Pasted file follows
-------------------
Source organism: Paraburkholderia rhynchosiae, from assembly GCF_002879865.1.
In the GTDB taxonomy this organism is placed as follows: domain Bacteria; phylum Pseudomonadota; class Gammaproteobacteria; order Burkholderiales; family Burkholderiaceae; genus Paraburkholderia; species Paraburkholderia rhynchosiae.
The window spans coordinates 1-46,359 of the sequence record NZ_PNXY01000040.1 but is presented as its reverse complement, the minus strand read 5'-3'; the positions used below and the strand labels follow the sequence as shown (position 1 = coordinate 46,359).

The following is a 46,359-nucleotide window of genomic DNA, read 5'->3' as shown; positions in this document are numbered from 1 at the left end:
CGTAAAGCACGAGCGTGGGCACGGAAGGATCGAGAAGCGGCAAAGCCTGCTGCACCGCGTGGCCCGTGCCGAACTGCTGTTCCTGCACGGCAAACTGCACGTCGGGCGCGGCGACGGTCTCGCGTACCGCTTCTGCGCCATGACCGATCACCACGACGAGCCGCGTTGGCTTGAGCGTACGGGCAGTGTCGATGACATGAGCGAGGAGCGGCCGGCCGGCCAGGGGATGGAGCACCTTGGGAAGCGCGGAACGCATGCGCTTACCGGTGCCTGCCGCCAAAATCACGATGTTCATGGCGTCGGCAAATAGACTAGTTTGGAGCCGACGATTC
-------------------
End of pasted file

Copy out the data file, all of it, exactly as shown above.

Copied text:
Source organism: Paraburkholderia rhynchosiae, from assembly GCF_002879865.1.
In the GTDB taxonomy this organism is placed as follows: domain Bacteria; phylum Pseudomonadota; class Gammaproteobacteria; order Burkholderiales; family Burkholderiaceae; genus Paraburkholderia; species Paraburkholderia rhynchosiae.
The window spans coordinates 1-46,359 of the sequence record NZ_PNXY01000040.1 but is presented as its reverse complement, the minus strand read 5'-3'; the positions used below and the strand labels follow the sequence as shown (position 1 = coordinate 46,359).

The following is a 46,359-nucleotide window of genomic DNA, read 5'->3' as shown; positions in this document are numbered from 1 at the left end:
CGTAAAGCACGAGCGTGGGCACGGAAGGATCGAGAAGCGGCAAAGCCTGCTGCACCGCGTGGCCCGTGCCGAACTGCTGTTCCTGCACGGCAAACTGCACGTCGGGCGCGGCGACGGTCTCGCGTACCGCTTCTGCGCCATGACCGATCACCACGACGAGCCGCGTTGGCTTGAGCGTACGGGCAGTGTCGATGACATGAGCGAGGAGCGGCCGGCCGGCCAGGGGATGGAGCACCTTGGGAAGCGCGGAACGCATGCGCTTACCGGTGCCTGCCGCCAAAATCACGATGTTCATGGCGTCGGCAAATAGACTAGTTTGGAGCCGACGATTC